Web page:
That evaluator now works in college football. He has watched Clemson’s Trevor Lawrence, who he says, like most of America, is the clear-cut top prospect next spring. He has also seen most of the other big-name QB prospects (North Dakota State’s Trey Lance, Ohio State’s Justin Fields and Florida’s Kyle Trask among them), with BYU’s fast-rising Zach Wilson still on his rainy-day watch list.
Lawrence is the nearly universal top prospect. And the fascinating Lance, despite his lesser body of work, is some teams’ second-highest-graded prospect.
But in the evaluator’s mind, Fields isn’t getting the proper respect.
“You can hype the other guys enough,” he said, “but why aren’t we talking about Justin Fields more? Georgia fans are; they wish they still had him. Is everyone else talking about him? Maybe, but I ain’t heard it a lot.
“I don’t know what other people think of him. But to me, [Fields] is Cam [Newton] 2.0. Just a little shorter. The set up, the throwing motion, the big frame, that tough running ability, and maybe it’s that No. 1 [jersey] he wears. But that’s the guy he reminds me of.”
There will be plenty of QB suitors in 2021
The 0-6 New York Jets control the race for the No. 1 pick in 2021 — likely to be Lawrence, who some believe is a generational prospect in the mold of Andrew Luck. Lose out the string and Lawrence can be theirs.
That’s no certainty to happen, of course. The Miami Dolphins started last season 0-6 with a minus-148 point differential (the Jets this year are only minus-110) and ended up with five victories, picking No. 5 overall.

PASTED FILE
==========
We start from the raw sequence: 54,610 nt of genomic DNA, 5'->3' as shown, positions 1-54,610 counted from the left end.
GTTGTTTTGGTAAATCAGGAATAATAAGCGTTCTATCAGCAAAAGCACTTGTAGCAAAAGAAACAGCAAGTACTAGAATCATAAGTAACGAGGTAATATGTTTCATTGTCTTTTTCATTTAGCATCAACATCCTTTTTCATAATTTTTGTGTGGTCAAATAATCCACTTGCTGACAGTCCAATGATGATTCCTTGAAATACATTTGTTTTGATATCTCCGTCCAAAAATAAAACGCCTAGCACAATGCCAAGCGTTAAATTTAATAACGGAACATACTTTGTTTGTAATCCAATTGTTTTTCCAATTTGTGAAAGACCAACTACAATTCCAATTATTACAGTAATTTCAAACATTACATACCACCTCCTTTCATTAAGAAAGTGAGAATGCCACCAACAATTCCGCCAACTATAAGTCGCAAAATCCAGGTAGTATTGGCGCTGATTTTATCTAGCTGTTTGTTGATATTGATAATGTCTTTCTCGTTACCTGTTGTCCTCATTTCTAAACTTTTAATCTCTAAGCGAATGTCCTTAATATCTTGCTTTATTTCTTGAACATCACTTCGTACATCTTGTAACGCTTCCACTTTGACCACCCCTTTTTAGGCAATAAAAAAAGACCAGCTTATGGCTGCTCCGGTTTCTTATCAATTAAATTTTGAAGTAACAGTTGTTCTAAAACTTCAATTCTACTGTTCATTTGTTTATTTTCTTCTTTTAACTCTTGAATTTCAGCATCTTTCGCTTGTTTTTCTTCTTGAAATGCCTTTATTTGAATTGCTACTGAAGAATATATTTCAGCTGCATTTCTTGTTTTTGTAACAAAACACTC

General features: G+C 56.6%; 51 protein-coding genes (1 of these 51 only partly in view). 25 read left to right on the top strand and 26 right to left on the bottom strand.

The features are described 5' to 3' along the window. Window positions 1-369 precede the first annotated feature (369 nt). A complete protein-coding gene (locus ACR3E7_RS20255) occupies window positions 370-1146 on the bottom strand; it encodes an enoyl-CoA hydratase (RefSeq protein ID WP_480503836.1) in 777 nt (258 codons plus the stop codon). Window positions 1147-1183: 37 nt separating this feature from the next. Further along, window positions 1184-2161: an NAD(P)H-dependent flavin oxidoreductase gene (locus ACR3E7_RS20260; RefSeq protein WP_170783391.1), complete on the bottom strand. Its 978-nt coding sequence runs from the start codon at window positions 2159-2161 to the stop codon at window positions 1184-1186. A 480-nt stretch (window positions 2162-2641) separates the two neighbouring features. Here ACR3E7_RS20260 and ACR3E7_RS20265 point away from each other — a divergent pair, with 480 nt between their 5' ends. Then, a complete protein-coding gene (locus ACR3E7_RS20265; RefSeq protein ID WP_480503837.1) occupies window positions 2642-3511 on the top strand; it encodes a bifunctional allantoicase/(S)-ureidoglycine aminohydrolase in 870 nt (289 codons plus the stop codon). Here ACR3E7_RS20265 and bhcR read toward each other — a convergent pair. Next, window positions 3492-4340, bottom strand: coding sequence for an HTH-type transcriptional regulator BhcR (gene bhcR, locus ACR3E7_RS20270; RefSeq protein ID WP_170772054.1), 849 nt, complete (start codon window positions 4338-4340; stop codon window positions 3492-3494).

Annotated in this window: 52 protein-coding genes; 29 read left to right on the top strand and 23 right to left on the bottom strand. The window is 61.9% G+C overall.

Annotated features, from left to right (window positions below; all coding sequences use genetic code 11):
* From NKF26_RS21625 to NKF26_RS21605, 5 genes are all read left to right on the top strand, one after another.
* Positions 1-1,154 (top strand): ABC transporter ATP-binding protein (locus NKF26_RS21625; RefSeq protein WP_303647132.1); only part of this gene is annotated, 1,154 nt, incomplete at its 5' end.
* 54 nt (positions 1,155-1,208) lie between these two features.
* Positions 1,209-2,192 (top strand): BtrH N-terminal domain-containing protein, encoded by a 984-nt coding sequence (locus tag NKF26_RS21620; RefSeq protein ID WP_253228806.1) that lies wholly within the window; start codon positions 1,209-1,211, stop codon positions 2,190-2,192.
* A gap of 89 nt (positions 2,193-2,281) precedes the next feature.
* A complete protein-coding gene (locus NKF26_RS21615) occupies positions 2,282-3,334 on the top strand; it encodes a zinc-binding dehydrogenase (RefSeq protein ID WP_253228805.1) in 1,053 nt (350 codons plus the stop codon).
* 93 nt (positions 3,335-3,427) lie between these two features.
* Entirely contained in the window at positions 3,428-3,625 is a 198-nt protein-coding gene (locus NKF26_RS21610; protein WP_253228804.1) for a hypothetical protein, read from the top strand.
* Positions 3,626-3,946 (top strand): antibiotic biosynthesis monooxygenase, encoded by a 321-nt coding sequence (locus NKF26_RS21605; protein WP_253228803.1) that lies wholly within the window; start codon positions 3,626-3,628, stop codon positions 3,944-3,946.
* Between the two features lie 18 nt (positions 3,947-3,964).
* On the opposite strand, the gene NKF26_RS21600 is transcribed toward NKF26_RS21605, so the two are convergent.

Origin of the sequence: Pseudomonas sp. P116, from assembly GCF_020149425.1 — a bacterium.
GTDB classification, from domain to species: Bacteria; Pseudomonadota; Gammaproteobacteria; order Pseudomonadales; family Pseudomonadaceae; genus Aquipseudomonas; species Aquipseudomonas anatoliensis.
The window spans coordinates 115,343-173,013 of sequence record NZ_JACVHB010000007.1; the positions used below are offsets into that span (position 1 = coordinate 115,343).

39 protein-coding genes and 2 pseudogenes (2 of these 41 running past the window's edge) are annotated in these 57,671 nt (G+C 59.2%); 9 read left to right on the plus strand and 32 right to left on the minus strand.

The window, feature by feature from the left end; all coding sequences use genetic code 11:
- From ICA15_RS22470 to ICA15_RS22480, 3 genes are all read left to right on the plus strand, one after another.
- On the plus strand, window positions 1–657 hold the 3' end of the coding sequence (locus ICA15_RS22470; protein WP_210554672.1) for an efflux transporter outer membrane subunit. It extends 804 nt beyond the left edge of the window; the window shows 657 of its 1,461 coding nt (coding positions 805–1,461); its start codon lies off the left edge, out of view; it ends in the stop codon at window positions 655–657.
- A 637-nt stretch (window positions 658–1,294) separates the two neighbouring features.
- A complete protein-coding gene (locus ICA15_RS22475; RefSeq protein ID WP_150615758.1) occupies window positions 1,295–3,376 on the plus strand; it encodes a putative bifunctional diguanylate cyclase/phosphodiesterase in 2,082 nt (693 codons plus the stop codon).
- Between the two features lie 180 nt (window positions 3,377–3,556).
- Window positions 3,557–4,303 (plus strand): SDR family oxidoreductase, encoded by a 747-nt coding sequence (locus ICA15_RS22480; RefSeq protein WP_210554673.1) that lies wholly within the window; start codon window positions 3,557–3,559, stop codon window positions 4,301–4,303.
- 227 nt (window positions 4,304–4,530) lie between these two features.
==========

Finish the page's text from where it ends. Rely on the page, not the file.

What’s clear is that right behind the Jets at the bottom of the standings are a slew of teams who might also be big-game hunting at quarterback, including the Jacksonville Jaguars, Atlanta Falcons (depending on Matt Ryan’s future), New York Giants, Minnesota Vikings and the Washington Football Team.
There’s even a working theory that the reason the Dolphins promoted Tua Tagovailoa as their starter this week was because they wanted to give him ample time to convince the franchise that he’s their unquestioned future at QB.
If not, the Dolphins own two first-round picks — theirs and that of the Houston Texans — plus plenty more ammo that can be used toward another quarterback. The 1-5 Texans have that pick currently slotted at No. 7 overall, and their remaining strength of schedule is .580, the sixth-toughest in the NFL.
Assuming Lawrence goes first, there could be at least three quarterbacks in the top-10 picks in 2021. Perhaps even the top five when all the dust settles. There also could be teams on the outskirts of the top 10 — New England? San Francisco? New Orleans? — who look into a bold trade up to that range, depending on what the future holds with those teams’ veteran quarterbacks.
Where does Justin Fields fit into the draft picture?